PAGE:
Six years ago, we moved into our dream home. It sits back from the road atop a hill, it has a unique layout, and gives us plenty of space for a family of six. It sits upon three acres of land. We have two ponds, a woods, and our nearest neighbor is close enough to wave to but far enough away to be out of earshot. That means there is somewhere to run to in an emergency but no people close enough to hear our daily lives and think, with the way I shout, that every day there is an emergency in our house.
We bought our first home in 2003, during our first year of marriage. At that time, houses were selling within twenty-four hours of being on the market. We would look at a house in the morning on the day it was listed and it would be sold by the time we inquired about purchasing it in the afternoon. The house we ended up buying was not on the market. I knew the owner, as he was a neighbor of my parents, and I knew that he lived at his girlfriend’s house and that the home was basically empty. The house was in need of much repair, but he offered it to us at an incredible price and, in Everybody Loves Raymond style, it was part the neighborhood I grew up in. It was a familiar and comfortable place to put down roots.
My parents were great neighbors. Every home project that Jason tackled, from the exterior to remodeling room after room, my dad was there working along side him. He’d make a cup of coffee and walk his familiar path from his front door to ours, sometimes stopping first to raid his garage for the right tools. At times I was a bit envious of how often two of them were together, and the amount of laughing I heard as they put a tremendous amount of effort into making our home what we wanted it to be. When Jason’s work schedule became demanding and progress on the house slowed, my dad would generously cash in a favor or two with one of the contractors he worked with, so that a couple of guys would show up to hang drywall or paint a bedroom.
My mom was also generous. She gave us a place to shower when our bathroom was under construction, invited us to dinner when there was too much dust in the air for us to cook, and even allowed us to hold birthday parties at her house when the various states of demolition made our home unfit for entertaining.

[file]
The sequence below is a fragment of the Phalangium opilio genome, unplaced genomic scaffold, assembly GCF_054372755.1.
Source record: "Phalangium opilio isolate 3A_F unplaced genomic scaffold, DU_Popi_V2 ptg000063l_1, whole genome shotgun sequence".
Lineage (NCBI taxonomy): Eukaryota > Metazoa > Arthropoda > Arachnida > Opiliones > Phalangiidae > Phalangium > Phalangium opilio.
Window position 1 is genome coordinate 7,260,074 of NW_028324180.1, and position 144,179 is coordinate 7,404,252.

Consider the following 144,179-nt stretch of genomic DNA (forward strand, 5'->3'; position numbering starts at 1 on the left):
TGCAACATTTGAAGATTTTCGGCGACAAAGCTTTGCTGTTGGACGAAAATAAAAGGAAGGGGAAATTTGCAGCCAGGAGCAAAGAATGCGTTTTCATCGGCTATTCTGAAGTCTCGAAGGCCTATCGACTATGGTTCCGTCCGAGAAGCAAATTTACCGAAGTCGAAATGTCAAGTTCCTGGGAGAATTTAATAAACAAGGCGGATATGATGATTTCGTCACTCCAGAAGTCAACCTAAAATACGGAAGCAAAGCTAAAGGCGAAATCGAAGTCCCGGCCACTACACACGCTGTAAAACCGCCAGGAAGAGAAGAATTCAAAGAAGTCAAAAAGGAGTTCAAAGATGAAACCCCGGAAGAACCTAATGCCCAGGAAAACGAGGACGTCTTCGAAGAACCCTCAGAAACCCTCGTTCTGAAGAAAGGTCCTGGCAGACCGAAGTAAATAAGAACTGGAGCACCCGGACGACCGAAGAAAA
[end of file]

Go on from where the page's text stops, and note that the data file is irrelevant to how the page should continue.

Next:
Both Jason and I had grown up this way, with our parents buying homes that were in need of love and attention. The smell of wet spackle conjures up memories of my childhood, and I can close my eyes and see the inside of a Hechinger’s store. Both of our dads have a wealth of construction and remodeling experience, and they are continually happy to share their knowledge with us. I say “us” because I do pay attention when they explain things, but Jason is the one that does the work. I wish I could say that I was helpful during those years, but basically I stayed out of the way. It’s not that I didn’t want to help, but I was way too afraid of making a mistake and setting back the progress. I had zero confidence in my ability to be an asset.
Back in 2009 Jason left his job to work at for start-up company. Within weeks, we discovered I was pregnant with Baby #3. Our current home was lovely, but not big enough to accommodate another baby and a home office, which he would be needing on a daily basis. Furthermore, Baby #1 would be in Kindergarten the following year. If we were going to move, it was a good time to settle into a house that we could grow into.
Our realtor and friend, Lynne Norris, gave us a list of tweaks and improvements to make before listing our property, which we took to heart. She staged our house to look as though someone with a sense of style and functionality lived there (because that was definitely not the case.) We thinned out our possessions, storing most of our things in my parents’ garage. Within 9 days of listing the property, it sold. We were about to be homeless.
My parents came to the rescue again. Baby #1 was 4 years old, Baby #2 was barely 1 year old, and the four of us plus our two cats took up residence with my parents and their four, yappy Pomeranian dogs. I was taking progesterone to sustain the pregnancy, and that knocked me out every night. Jason would work a long day for the start-up and then spend the overnight hours trying to keep Baby #2 from waking the entire house, since the change from his nursery to a new bedroom never really resulted in an adjustment.
Right before Christmas Lynne sent us a listing for a home that met all of our requirements. There aren’t many properties to look during a snowy PA December, but this house was empty and less than 15 minutes from where we were currently living. I felt compelled to email her right away to set up a viewing.